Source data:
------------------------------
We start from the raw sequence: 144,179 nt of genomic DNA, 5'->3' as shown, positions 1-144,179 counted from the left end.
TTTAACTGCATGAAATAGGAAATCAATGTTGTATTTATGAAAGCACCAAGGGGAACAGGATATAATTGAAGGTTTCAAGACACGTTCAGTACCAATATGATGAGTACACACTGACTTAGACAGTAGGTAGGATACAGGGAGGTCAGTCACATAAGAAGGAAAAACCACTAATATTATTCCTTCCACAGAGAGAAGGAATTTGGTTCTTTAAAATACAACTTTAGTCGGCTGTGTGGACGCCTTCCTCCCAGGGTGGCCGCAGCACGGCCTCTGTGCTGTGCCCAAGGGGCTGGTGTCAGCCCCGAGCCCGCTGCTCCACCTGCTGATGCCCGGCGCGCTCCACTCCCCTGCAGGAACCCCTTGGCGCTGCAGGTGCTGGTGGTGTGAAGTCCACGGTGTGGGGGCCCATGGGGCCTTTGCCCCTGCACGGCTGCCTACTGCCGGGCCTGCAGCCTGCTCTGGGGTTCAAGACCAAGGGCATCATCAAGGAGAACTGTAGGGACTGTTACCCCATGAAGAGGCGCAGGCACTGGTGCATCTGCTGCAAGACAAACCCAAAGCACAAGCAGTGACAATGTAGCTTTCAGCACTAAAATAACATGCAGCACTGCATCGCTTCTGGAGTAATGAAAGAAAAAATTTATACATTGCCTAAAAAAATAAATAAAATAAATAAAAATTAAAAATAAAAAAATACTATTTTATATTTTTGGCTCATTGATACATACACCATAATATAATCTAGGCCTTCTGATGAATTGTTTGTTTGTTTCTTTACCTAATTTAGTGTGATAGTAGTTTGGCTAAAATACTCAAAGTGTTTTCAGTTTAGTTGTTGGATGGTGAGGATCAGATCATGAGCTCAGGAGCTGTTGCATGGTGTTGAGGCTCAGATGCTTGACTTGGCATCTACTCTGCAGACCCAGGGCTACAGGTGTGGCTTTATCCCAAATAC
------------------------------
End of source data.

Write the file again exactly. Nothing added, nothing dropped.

We start from the raw sequence: 144,179 nt of genomic DNA, 5'->3' as shown, positions 1-144,179 counted from the left end.
TTTAACTGCATGAAATAGGAAATCAATGTTGTATTTATGAAAGCACCAAGGGGAACAGGATATAATTGAAGGTTTCAAGACACGTTCAGTACCAATATGATGAGTACACACTGACTTAGACAGTAGGTAGGATACAGGGAGGTCAGTCACATAAGAAGGAAAAACCACTAATATTATTCCTTCCACAGAGAGAAGGAATTTGGTTCTTTAAAATACAACTTTAGTCGGCTGTGTGGACGCCTTCCTCCCAGGGTGGCCGCAGCACGGCCTCTGTGCTGTGCCCAAGGGGCTGGTGTCAGCCCCGAGCCCGCTGCTCCACCTGCTGATGCCCGGCGCGCTCCACTCCCCTGCAGGAACCCCTTGGCGCTGCAGGTGCTGGTGGTGTGAAGTCCACGGTGTGGGGGCCCATGGGGCCTTTGCCCCTGCACGGCTGCCTACTGCCGGGCCTGCAGCCTGCTCTGGGGTTCAAGACCAAGGGCATCATCAAGGAGAACTGTAGGGACTGTTACCCCATGAAGAGGCGCAGGCACTGGTGCATCTGCTGCAAGACAAACCCAAAGCACAAGCAGTGACAATGTAGCTTTCAGCACTAAAATAACATGCAGCACTGCATCGCTTCTGGAGTAATGAAAGAAAAAATTTATACATTGCCTAAAAAAATAAATAAAATAAATAAAAATTAAAAATAAAAAAATACTATTTTATATTTTTGGCTCATTGATACATACACCATAATATAATCTAGGCCTTCTGATGAATTGTTTGTTTGTTTCTTTACCTAATTTAGTGTGATAGTAGTTTGGCTAAAATACTCAAAGTGTTTTCAGTTTAGTTGTTGGATGGTGAGGATCAGATCATGAGCTCAGGAGCTGTTGCATGGTGTTGAGGCTCAGATGCTTGACTTGGCATCTACTCTGCAGACCCAGGGCTACAGGTGTGGCTTTATCCCAAATAC